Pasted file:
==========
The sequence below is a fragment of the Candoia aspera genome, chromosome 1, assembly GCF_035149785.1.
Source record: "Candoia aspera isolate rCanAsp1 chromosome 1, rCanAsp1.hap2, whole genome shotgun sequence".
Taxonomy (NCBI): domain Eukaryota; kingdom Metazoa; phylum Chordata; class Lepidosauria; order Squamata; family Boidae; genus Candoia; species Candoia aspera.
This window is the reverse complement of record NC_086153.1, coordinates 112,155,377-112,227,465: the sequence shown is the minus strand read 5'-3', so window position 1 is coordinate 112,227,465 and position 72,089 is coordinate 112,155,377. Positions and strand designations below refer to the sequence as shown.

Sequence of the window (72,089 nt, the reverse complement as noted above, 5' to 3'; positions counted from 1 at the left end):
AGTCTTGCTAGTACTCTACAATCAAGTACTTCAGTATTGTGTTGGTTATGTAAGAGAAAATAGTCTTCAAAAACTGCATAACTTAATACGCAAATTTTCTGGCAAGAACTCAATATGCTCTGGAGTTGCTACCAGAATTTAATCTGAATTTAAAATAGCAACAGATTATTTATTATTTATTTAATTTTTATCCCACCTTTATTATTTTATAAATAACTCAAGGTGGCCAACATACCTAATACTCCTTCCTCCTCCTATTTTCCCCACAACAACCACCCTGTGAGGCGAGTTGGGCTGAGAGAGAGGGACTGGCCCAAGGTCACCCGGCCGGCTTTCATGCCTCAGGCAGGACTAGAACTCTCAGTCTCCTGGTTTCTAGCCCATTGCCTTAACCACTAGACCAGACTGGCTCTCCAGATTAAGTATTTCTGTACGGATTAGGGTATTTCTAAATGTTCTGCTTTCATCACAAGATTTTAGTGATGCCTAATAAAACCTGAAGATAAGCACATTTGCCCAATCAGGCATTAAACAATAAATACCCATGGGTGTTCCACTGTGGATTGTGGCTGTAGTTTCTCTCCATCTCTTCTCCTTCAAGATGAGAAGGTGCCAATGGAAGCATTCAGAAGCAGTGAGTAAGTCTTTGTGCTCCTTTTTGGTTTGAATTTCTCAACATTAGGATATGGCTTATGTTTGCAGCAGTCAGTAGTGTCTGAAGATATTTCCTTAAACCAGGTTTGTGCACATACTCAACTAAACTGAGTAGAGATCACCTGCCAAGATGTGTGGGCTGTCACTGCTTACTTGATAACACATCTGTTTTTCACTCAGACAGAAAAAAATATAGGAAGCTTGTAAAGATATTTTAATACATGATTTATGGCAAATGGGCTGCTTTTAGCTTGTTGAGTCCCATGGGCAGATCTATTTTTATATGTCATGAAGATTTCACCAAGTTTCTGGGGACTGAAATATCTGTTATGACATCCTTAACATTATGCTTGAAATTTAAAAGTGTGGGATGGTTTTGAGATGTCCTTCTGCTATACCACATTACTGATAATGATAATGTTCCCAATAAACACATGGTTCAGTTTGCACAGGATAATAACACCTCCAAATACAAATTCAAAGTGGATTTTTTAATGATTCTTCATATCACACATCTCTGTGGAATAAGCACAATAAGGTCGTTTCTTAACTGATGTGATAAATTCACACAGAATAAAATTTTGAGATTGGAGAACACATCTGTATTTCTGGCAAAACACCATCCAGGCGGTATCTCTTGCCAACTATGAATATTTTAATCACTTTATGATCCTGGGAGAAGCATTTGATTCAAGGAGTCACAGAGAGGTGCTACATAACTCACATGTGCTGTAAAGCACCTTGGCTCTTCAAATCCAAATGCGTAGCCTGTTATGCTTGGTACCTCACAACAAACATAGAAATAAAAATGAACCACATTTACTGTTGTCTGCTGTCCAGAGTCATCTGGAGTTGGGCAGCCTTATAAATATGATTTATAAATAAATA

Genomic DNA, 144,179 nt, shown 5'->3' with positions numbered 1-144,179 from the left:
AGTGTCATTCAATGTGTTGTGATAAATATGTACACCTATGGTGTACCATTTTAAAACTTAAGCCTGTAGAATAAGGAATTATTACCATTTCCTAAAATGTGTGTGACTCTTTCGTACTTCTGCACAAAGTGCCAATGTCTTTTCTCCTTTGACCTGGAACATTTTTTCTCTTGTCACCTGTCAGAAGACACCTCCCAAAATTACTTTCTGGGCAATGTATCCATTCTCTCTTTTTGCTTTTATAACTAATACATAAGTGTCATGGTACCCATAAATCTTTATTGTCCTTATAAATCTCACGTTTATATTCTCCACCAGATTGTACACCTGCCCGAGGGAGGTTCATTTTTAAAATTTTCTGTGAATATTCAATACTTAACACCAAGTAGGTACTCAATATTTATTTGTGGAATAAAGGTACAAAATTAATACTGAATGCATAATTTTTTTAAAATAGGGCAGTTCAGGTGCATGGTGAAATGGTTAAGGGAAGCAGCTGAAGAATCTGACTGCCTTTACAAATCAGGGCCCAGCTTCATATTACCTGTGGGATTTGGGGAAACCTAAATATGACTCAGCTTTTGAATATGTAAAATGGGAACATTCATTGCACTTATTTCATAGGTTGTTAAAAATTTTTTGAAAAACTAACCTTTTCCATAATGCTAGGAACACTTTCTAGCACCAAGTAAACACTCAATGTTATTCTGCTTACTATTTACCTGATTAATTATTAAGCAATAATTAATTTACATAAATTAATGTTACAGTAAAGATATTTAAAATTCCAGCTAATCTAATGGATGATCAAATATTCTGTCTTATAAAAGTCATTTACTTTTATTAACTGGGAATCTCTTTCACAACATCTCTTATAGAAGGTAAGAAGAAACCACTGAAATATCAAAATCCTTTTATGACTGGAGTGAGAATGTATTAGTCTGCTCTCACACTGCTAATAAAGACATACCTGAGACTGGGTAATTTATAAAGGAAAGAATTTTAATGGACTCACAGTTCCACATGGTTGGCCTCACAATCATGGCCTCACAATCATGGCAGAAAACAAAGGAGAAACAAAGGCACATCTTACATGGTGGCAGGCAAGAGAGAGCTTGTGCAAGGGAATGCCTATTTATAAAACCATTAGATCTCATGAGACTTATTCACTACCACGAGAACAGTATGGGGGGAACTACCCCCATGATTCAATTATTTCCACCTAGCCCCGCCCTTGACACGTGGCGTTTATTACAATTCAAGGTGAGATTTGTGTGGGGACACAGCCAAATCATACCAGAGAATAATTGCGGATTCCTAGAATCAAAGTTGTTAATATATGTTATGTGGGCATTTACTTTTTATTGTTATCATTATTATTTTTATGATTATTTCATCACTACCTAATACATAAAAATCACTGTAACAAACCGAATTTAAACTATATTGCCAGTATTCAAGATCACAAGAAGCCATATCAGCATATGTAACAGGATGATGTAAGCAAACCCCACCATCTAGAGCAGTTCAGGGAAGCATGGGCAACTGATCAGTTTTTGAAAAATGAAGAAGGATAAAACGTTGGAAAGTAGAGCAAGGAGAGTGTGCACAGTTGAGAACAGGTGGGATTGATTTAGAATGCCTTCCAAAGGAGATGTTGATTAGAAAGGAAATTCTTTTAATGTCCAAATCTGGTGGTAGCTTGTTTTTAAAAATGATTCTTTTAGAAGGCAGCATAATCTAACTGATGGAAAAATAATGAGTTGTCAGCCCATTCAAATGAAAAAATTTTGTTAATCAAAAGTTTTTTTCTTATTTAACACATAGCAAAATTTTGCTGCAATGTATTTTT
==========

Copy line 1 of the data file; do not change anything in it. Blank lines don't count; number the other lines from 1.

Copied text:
The sequence below is a fragment of the Candoia aspera genome, chromosome 1, assembly GCF_035149785.1.